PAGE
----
Thrashing occurs when the computer’s virtual memory resources are overused, which will lead to a constant state of paging and page faults, thus inhibiting most application level processing. This will cause the computer performance to degrade or collapse. Thrashing can possibly continue indefinitely until either the user closes the currently running application(s) or any active processes to free up additional virtual memory resources.

(so next time your systems stops, or lags, think about thrashing!)

Disadvantages of Demand Paging

  • Individual programs face extra latency (more time to load) when they access a page for the first time.
  • Low powered, low cost embedded systems could possibly not have a memory management unit that support page replacement.
  • Page replacement algorithms are complex.
  • Security risks, including timing attacks are at risk.
  • Thrashing as mentioned above.

Types of Page Replacement Methods

There are three main types of Page replacements methods:

FIFO (First in First Out):

The oldest page in the main memory is the one which will be selected for replacement.

Relatively simple to implement, keep a list and replacing pages from the tail and add new pages at the head.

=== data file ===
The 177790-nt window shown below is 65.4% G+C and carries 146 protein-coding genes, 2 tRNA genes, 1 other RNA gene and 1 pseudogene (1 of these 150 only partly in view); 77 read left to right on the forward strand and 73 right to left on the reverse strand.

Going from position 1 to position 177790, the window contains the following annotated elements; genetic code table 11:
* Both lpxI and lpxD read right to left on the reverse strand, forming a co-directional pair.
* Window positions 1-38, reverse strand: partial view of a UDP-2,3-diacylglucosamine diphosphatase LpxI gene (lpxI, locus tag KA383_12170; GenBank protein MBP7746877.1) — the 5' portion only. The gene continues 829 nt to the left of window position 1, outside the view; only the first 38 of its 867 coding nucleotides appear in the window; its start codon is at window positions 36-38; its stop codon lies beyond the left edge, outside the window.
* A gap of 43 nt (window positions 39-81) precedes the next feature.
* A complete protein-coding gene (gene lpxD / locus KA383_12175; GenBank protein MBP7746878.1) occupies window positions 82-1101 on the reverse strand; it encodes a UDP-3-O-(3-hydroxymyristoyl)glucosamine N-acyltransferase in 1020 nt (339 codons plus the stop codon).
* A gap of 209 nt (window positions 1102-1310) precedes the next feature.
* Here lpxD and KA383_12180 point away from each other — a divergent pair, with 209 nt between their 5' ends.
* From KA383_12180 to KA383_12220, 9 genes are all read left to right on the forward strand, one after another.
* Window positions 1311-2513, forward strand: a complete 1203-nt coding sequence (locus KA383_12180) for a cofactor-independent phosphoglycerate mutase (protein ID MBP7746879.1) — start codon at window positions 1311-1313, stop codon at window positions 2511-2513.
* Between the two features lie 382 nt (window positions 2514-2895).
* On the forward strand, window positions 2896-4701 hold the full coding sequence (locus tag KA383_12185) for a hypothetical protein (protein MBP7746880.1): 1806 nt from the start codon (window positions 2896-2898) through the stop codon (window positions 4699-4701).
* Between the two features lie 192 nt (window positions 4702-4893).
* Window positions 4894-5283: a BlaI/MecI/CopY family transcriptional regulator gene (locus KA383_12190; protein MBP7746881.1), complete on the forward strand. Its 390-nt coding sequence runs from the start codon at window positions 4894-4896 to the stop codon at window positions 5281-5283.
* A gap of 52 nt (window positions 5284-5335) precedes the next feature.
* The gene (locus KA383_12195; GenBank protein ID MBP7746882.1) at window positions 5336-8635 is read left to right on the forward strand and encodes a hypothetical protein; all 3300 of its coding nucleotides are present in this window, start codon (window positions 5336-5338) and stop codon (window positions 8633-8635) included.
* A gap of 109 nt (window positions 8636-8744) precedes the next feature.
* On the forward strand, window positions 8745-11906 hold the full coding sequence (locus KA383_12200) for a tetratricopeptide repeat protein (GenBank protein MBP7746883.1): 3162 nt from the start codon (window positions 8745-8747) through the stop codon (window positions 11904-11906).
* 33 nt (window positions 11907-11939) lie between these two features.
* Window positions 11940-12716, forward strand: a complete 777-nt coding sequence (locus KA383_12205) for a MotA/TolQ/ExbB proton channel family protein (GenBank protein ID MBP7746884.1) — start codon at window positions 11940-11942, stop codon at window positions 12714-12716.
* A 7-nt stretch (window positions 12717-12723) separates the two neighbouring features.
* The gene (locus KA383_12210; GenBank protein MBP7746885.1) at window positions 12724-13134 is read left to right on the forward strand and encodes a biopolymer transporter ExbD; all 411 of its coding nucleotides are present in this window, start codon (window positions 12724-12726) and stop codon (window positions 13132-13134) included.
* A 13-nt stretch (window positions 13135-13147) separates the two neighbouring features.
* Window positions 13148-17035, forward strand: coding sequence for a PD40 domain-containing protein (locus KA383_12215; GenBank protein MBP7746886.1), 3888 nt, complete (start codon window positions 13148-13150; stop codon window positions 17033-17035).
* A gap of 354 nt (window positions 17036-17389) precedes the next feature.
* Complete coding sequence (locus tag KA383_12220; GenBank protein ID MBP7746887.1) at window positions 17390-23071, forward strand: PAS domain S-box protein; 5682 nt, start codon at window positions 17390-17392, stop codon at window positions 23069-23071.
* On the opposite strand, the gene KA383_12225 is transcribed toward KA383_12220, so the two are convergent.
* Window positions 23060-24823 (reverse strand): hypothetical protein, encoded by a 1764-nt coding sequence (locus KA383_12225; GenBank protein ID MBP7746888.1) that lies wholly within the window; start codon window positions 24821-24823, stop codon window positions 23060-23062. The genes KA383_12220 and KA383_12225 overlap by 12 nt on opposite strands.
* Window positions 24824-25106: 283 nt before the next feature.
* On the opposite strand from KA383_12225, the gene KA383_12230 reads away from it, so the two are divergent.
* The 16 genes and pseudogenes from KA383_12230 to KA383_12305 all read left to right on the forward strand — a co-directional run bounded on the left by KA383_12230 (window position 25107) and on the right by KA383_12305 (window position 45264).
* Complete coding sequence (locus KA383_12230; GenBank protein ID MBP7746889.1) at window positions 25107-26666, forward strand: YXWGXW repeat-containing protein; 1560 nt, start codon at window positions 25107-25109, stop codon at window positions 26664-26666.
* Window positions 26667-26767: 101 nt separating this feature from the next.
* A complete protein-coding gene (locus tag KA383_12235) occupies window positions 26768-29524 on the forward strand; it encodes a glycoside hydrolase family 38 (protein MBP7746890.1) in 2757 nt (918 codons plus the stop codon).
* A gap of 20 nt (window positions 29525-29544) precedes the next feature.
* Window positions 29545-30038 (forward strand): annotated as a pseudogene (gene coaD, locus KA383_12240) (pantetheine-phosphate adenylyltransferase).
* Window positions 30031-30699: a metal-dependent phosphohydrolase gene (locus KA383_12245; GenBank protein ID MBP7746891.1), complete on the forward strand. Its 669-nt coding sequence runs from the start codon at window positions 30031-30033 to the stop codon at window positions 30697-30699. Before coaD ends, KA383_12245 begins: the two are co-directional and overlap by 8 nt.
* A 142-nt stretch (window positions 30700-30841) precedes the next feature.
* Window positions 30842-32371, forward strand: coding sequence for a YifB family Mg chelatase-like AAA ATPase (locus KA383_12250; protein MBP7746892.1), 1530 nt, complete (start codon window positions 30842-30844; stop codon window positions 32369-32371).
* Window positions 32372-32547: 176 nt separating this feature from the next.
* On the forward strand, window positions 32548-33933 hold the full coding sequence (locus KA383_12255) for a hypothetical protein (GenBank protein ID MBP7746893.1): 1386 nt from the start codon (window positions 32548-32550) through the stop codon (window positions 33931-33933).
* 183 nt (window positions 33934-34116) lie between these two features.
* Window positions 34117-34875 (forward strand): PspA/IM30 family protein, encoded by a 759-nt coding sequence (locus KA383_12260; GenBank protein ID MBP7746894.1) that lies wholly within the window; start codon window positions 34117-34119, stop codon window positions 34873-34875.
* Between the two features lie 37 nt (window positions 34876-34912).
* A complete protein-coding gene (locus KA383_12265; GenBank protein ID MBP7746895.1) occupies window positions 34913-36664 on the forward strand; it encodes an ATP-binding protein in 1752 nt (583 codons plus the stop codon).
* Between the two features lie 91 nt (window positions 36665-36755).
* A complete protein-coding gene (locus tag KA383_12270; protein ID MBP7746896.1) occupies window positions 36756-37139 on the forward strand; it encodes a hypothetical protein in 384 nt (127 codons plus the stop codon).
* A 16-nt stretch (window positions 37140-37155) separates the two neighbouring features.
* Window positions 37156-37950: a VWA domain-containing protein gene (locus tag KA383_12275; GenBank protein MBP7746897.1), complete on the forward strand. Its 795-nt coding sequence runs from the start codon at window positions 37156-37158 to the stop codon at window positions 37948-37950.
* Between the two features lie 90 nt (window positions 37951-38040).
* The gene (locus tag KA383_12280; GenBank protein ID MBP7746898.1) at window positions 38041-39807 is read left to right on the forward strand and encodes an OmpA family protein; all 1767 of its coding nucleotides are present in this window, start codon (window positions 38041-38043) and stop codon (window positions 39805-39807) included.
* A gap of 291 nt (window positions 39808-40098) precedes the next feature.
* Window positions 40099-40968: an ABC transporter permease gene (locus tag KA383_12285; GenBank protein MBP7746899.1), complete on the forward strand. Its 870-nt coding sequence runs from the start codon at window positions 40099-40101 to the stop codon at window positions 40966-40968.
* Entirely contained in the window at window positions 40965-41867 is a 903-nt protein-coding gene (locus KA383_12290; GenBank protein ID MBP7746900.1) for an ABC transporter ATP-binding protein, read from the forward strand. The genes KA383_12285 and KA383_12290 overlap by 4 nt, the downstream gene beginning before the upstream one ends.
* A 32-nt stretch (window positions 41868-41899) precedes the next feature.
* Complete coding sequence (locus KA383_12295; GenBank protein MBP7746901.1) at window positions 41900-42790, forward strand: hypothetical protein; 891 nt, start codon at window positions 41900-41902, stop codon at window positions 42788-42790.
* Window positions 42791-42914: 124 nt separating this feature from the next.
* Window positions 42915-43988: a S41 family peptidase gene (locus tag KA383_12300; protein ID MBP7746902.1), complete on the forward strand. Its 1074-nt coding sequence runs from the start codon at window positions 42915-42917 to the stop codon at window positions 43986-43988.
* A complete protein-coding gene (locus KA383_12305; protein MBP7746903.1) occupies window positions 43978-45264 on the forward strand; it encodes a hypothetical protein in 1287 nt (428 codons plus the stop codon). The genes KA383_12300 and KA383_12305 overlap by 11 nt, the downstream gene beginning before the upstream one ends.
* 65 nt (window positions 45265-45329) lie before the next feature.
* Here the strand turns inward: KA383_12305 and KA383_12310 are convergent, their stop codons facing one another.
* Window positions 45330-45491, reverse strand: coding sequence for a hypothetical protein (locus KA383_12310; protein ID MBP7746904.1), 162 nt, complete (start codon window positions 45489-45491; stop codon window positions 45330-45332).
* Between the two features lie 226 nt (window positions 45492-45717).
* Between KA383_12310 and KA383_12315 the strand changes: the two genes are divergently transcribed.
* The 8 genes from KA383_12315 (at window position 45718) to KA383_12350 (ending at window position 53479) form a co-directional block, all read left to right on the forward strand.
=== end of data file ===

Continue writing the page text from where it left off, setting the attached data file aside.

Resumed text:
(tail = end of the line queue) (head = top of the line queue) 

Optional Algorithm:

This algorithm has the lowest page fault rate of all the algorithms.

This algorithm works as follows: when a page requires to be swapped in, the operating system will swap out the page whose next use will occur farthest in the future. For instance, a page that will not be used for 15 seconds will be swapped for a page that will be used in the next 0.9 seconds.

LRU Page Replacement:

Least recently used page replacement is an algorithm which works on the theory that pages, which had been most heavily used in the past few instructions are most likely to be used heavily in the next few instructions too. While LRU could potentially provide near optimal performance, they are expensive to implement in practice, moreover there are few implementation methods for this algorithm that try to reduce the cost but yet have the same performance.

Demand Segmentation:

Memory segmentation is a technique, which refers to dividing the computer primary memory into segments or sections.

Demand segmentation allows for pages that are often referenced with each other to be brought into memory together, this action will decrease the number of page faults.

Advantages of Virtual Memory